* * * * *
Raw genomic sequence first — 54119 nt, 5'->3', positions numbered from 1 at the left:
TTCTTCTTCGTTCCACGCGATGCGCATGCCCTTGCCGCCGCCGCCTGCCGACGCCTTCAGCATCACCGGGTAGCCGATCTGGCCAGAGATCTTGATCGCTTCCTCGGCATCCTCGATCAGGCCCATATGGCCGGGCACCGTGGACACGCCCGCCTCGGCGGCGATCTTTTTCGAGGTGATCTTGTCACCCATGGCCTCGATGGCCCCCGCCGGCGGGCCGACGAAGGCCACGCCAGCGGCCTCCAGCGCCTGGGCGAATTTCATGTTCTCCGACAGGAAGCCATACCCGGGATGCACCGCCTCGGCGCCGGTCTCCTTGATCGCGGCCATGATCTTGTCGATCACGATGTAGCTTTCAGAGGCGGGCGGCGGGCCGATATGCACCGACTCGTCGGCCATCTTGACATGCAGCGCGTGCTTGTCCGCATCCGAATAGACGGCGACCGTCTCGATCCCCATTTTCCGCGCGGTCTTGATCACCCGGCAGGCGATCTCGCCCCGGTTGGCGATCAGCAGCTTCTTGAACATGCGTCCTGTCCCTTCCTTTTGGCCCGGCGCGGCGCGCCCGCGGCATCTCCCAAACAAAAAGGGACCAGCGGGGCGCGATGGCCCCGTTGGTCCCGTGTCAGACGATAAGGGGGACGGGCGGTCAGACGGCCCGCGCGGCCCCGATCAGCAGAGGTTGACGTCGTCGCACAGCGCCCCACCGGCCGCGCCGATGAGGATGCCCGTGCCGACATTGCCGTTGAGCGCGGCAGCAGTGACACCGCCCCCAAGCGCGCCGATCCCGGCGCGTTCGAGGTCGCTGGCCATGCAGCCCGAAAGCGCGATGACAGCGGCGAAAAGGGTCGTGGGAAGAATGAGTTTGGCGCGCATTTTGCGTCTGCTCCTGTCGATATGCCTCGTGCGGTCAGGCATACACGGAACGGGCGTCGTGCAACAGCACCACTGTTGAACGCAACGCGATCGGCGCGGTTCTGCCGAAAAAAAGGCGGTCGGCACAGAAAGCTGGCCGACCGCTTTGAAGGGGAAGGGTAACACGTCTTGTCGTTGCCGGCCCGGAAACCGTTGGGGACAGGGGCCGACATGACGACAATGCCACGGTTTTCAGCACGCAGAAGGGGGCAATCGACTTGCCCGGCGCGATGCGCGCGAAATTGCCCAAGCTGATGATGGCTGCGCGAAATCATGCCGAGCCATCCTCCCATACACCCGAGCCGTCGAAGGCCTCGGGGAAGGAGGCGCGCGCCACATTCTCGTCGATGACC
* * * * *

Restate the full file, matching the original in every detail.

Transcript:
Raw genomic sequence first — 54119 nt, 5'->3', positions numbered from 1 at the left:
TTCTTCTTCGTTCCACGCGATGCGCATGCCCTTGCCGCCGCCGCCTGCCGACGCCTTCAGCATCACCGGGTAGCCGATCTGGCCAGAGATCTTGATCGCTTCCTCGGCATCCTCGATCAGGCCCATATGGCCGGGCACCGTGGACACGCCCGCCTCGGCGGCGATCTTTTTCGAGGTGATCTTGTCACCCATGGCCTCGATGGCCCCCGCCGGCGGGCCGACGAAGGCCACGCCAGCGGCCTCCAGCGCCTGGGCGAATTTCATGTTCTCCGACAGGAAGCCATACCCGGGATGCACCGCCTCGGCGCCGGTCTCCTTGATCGCGGCCATGATCTTGTCGATCACGATGTAGCTTTCAGAGGCGGGCGGCGGGCCGATATGCACCGACTCGTCGGCCATCTTGACATGCAGCGCGTGCTTGTCCGCATCCGAATAGACGGCGACCGTCTCGATCCCCATTTTCCGCGCGGTCTTGATCACCCGGCAGGCGATCTCGCCCCGGTTGGCGATCAGCAGCTTCTTGAACATGCGTCCTGTCCCTTCCTTTTGGCCCGGCGCGGCGCGCCCGCGGCATCTCCCAAACAAAAAGGGACCAGCGGGGCGCGATGGCCCCGTTGGTCCCGTGTCAGACGATAAGGGGGACGGGCGGTCAGACGGCCCGCGCGGCCCCGATCAGCAGAGGTTGACGTCGTCGCACAGCGCCCCACCGGCCGCGCCGATGAGGATGCCCGTGCCGACATTGCCGTTGAGCGCGGCAGCAGTGACACCGCCCCCAAGCGCGCCGATCCCGGCGCGTTCGAGGTCGCTGGCCATGCAGCCCGAAAGCGCGATGACAGCGGCGAAAAGGGTCGTGGGAAGAATGAGTTTGGCGCGCATTTTGCGTCTGCTCCTGTCGATATGCCTCGTGCGGTCAGGCATACACGGAACGGGCGTCGTGCAACAGCACCACTGTTGAACGCAACGCGATCGGCGCGGTTCTGCCGAAAAAAAGGCGGTCGGCACAGAAAGCTGGCCGACCGCTTTGAAGGGGAAGGGTAACACGTCTTGTCGTTGCCGGCCCGGAAACCGTTGGGGACAGGGGCCGACATGACGACAATGCCACGGTTTTCAGCACGCAGAAGGGGGCAATCGACTTGCCCGGCGCGATGCGCGCGAAATTGCCCAAGCTGATGATGGCTGCGCGAAATCATGCCGAGCCATCCTCCCATACACCCGAGCCGTCGAAGGCCTCGGGGAAGGAGGCGCGCGCCACATTCTCGTCGATGACC